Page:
In memory of Whitmore and Kathleen Scovell

Whitmore was the eldest son, and Kathleen the youngest daughter, of Henry Scovell and Anna Maria Whitmore. Henry was a Wharfinger (owned warehouses) in Southwark, London, but eventually settled in Ireland.

Whitmore and Kathleen’s uncle Sir George Scovell was an intelligence officer in the Napoleonic wars and became the Duke of Wellington’s leading code-breaker. He was later Lieutenant Governor of the Royal Military College, Sandhurst. Three of Whitmore and Kathleen’s brothers started military careers but died young.

Drawing of fire at Cotton's Wharf, London, in 1861Whitmore followed in his father’s footsteps as owner/manager of the Scovells’ warehouses at Cotton’s Wharf, Southwark, which stored valuable goods such as tea, silk, cotton and tar.

Henry Scovell also leased and managed warehouses at Custom House Docks, Dublin. In 1847 the queen approved Whitmore’s appointment as Dublin-based consul for the free Hansiatic city of Bremen (now in Germany). In 1852 he married widow Caroline Mary Taylor Heitland (nee Dance). They lived at the impressive nine bedroom Waddon Cottage, Croydon, set in large grounds with a “carriage sweep”.

On 22 June 1861 fire broke out in one of the Scovells’ warehouses. It’s thought the cause was spontaneous combustion among hemp. Workmen failed to close the sliding fireproof doors between the several warehouses. The “Tooley Street fire” raged for two days and was considered the most extensive blaze since the Great Fire of London. It is pictured here courtesy of Southwark Archives.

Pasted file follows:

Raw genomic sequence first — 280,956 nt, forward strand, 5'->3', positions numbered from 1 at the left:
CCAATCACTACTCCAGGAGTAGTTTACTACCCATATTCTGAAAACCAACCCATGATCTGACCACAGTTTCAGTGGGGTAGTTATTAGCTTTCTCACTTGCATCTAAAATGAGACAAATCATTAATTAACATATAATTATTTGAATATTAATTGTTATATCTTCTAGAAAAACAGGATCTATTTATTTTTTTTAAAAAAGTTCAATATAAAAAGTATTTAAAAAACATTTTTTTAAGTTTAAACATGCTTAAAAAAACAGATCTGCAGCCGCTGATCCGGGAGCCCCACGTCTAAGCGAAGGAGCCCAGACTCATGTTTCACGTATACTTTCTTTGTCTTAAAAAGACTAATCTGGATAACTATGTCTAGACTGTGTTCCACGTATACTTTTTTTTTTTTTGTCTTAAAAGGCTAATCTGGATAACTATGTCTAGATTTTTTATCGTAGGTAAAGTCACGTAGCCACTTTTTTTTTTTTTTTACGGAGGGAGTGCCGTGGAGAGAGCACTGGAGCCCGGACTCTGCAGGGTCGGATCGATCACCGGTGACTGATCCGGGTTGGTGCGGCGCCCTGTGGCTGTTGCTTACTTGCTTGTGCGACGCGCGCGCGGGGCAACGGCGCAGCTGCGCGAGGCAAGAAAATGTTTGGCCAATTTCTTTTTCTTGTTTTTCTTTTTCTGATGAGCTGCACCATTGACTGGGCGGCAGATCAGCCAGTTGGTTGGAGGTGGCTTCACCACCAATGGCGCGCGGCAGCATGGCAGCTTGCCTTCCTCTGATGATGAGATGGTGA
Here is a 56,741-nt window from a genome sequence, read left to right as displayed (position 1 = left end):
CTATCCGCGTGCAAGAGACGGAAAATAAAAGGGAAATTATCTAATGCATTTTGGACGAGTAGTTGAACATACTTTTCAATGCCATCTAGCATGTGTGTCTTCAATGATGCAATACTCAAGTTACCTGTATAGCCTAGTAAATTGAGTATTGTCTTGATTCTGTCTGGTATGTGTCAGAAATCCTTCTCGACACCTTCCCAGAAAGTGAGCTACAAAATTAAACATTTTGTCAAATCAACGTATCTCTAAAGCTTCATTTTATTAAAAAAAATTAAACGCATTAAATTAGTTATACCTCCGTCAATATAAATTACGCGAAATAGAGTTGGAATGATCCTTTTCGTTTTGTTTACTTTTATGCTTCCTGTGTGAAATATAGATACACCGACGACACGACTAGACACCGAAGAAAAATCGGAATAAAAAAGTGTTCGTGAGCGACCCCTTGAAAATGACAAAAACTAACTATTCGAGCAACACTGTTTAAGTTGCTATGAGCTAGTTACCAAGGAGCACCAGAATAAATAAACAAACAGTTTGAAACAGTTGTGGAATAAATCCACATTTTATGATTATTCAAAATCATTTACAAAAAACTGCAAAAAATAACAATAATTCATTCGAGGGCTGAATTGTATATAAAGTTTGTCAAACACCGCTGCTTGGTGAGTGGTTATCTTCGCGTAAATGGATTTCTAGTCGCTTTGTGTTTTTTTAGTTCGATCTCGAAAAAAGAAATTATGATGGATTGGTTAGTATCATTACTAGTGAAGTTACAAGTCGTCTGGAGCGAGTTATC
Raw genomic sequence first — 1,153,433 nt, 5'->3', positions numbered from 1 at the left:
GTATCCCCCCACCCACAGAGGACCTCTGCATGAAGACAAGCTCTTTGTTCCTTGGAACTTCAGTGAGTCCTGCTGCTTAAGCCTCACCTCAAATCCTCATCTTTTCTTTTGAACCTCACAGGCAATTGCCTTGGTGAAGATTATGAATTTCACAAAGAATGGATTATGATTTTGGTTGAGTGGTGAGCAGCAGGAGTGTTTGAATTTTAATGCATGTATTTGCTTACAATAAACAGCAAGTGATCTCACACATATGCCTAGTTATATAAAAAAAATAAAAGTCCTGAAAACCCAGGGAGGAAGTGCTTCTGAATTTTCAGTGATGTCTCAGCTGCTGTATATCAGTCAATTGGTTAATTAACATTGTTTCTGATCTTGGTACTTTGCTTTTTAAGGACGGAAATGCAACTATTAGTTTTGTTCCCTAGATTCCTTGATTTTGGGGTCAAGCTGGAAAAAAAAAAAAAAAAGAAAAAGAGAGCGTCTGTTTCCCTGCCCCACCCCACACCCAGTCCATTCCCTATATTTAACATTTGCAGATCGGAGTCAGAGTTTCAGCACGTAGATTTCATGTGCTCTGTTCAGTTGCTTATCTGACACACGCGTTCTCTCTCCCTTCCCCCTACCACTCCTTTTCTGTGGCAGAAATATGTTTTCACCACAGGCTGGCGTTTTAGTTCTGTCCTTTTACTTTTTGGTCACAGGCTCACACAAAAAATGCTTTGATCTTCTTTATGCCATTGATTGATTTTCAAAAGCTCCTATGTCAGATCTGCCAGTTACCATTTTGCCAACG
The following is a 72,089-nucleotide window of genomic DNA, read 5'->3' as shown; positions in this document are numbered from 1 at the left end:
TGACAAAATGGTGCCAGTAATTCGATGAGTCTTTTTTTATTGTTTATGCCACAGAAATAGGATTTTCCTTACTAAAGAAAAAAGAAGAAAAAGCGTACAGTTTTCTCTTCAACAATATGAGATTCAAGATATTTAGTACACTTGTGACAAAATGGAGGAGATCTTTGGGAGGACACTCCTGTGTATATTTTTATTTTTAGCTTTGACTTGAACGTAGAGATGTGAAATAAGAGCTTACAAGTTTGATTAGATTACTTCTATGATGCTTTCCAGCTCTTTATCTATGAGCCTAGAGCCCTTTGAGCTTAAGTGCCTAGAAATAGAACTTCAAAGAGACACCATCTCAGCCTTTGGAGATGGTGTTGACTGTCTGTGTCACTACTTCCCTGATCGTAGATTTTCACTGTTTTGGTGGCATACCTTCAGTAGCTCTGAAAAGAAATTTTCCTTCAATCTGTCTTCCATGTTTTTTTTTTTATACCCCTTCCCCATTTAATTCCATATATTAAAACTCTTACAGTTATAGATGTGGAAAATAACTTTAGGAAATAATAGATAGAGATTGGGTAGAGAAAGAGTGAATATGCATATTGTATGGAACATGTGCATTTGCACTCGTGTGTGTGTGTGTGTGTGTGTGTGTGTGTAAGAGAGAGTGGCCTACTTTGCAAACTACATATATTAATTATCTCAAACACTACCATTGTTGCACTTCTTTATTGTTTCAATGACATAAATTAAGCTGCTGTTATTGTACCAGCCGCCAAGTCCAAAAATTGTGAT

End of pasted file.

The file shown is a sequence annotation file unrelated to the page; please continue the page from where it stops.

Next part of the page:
Many buildings and ships were destroyed. Among those killed was London Fire Brigade director James Braidwood and four men in a boat overwhelmed by “a great flood” of boiling fat.

Unlike Whitmore, Kathleen remained in Ireland with her parents. She attended society events, such as the St Patrick’s Day Ball of 1851 at Dublin Castle. She never married and set up home at Ryecroft, Bray, County Wicklow.

Kathleen and her brother were travelling to Ireland on the day of the train crash. They’d intended to arrive in Ireland the day before, but their mother asked them to break their journey at Chester due to Kathleen’s “delicate health”. Their brother, Rowland S Scovell, arrived in Abergele for the inquest. He identified Whitmore’s ring and keys and Kathleen’s diary, where the last entry was dated 18 August 1868, two days before the crash.

Sources include the Military Intelligence Museum and London Fire Brigade

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